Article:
Whether it is your first Mother’s Day after divorce or your tenth, Mothering Sunday can present challenges during or post-divorce/separation.
Mother’s Day without the kids?
As a mother, one of the key challenges of Mother’s Day is how you agree who the children will spend the day with if the date falls outside of your usual time with them. Perhaps, it’s not your week or weekend to be with the children. In this situation, who the kids spend the day with very much depends on how amicable you and your ex-partner are.
Hopefully, in most cases, mutual flexibility and respect will be in place and you can easily agree that the kids can spend time with their Mum. However, we know this is not always possible which can be difficult to deal with.
Handling the emotions of a Mother’s Day without your children is going to be difficult. Of course, you would prefer to be with your children, but if you cannot then there some things you can put in place to help you deal with it as best you can.
1. Plan ahead for Mother’s Day
If you are a Mum, and Mother’s Day falls on a date when you wouldn’t usually be with your children, then some pre-planning will help. Talk to your ex-partner in advance to see if you can swap weekends/days so you can spend the day with your children, and ensure that you do the same for Father’s Day.
Perhaps you could agree how you will deal with days that are important to your and your ex-partner in your parenting plan and ensure that the same rules apply to each of you.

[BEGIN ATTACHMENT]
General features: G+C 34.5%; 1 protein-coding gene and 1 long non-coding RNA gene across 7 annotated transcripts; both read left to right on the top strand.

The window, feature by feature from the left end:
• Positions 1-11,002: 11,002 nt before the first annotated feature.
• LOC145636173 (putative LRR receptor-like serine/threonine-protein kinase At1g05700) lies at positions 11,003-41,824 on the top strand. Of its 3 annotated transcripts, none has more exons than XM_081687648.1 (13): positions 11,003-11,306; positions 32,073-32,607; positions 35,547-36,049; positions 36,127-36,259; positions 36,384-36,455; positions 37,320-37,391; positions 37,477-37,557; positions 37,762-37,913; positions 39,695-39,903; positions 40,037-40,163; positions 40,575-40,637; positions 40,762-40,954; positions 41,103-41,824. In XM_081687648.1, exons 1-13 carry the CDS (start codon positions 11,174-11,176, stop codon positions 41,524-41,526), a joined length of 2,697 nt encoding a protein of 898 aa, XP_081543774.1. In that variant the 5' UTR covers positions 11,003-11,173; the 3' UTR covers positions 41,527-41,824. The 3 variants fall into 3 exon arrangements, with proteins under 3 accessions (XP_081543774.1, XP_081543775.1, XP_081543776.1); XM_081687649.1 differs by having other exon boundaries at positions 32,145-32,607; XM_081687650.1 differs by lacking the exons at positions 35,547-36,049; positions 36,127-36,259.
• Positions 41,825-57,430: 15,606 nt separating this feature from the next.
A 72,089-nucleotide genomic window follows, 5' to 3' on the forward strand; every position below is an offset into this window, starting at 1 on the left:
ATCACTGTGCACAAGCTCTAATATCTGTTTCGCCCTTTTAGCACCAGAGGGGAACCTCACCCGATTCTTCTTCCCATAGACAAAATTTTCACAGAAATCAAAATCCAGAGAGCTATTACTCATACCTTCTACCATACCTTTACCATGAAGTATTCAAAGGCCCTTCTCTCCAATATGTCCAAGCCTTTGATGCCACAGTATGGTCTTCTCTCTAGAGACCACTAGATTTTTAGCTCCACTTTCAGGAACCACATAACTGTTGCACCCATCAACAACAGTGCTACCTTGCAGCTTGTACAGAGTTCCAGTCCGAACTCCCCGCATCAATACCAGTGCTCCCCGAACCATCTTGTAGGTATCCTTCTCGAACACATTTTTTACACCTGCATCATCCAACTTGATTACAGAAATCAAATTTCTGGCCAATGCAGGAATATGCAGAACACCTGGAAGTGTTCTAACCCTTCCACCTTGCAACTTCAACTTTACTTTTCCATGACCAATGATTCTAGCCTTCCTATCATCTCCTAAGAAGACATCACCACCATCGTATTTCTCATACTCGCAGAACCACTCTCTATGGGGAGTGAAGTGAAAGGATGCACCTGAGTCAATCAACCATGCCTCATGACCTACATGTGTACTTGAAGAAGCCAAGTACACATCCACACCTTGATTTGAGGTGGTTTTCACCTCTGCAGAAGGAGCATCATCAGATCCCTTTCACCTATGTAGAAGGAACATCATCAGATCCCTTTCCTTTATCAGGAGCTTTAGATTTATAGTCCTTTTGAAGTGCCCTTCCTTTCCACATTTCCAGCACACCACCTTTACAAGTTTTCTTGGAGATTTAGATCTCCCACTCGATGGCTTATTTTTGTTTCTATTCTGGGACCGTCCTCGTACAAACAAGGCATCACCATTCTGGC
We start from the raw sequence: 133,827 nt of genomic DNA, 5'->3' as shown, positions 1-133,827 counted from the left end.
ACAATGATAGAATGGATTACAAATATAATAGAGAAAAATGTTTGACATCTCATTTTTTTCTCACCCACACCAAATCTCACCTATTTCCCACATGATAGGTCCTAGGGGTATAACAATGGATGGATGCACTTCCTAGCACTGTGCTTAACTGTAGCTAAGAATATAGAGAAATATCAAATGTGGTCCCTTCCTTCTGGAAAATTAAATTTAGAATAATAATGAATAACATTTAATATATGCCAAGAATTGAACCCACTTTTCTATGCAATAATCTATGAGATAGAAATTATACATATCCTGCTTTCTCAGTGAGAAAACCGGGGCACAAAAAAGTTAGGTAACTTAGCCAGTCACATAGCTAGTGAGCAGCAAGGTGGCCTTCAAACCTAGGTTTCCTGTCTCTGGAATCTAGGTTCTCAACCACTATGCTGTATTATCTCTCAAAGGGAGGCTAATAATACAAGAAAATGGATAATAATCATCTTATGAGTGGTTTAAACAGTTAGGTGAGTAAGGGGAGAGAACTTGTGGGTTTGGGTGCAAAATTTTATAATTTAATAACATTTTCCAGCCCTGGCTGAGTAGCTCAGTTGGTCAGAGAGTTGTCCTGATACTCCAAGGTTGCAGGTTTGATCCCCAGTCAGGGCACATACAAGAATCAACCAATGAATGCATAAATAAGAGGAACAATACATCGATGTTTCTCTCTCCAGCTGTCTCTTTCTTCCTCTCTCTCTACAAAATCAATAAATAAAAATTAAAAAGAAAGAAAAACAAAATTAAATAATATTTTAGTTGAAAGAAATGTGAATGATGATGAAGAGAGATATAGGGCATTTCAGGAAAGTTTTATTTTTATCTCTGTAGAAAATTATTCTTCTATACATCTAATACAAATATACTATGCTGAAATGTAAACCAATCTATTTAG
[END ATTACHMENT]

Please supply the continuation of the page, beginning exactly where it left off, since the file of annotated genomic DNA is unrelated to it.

2. Mother’s Day your way
Why does Mother’s Day have to fall on a certain date? The answer, it doesn’t! So, take control of the situation and organise your own special Mother’s Day for a day when you do have the kids. Plan something for you all to do together and enjoy your own special day that’s unique to you. Depending on their age, your children may feel uncomfortable spending Mother’s day without you so getting them to help you plan an alternative day may take the pressure off for everyone.
3. No cards and presents
If your children are pre-school age, a card and gift may not be likely. Older children may make a homemade card at school and perhaps friends or family will step in so that you’re treated to a surprise gift. However, why not buy your own gift? At least you can get something that you truly like!
4. Do something different with your Mother’s day after divorce
Take the opportunity to do something different with your time. Gather your friends for who aren’t mothers, or for whom Mother’s Day is difficult, and arrange a meal or day out. If possible, spend time with your own Mum and enjoy some dedicated time together. Or go to that place you’ve wanted to go to for a while but haven’t found the time yet. Visiting a new place does wonders to lift your mood.
5. Stay off social media
Take a digital detox for the day and avoid social media. Seeing pictures of others enjoying time with their children may make you feel worse and knock you off course with your alternative Mother’s Day. And remember, people share the highlights of their lives on social media. It’s a cherry-picked snapshot rather the reality of the whole day.
6. Mother’s day is one day
Finally, Mother’s Day is just one day and you are not alone. Single parents, married mothers in difficult relationships, and those who have lost a mother or a child will struggle too. Focus energy on making the most of the day by taking the time to prioritise yourself and tailoring the day to suit you. You can create a special day for you and children another day without the pressure of Mother’s Day.
If you are finding it difficult to deal with Mother’s Day after divorce or separation, Relate has some useful tools and advice on its website.
This article was published earlier and has since been updated.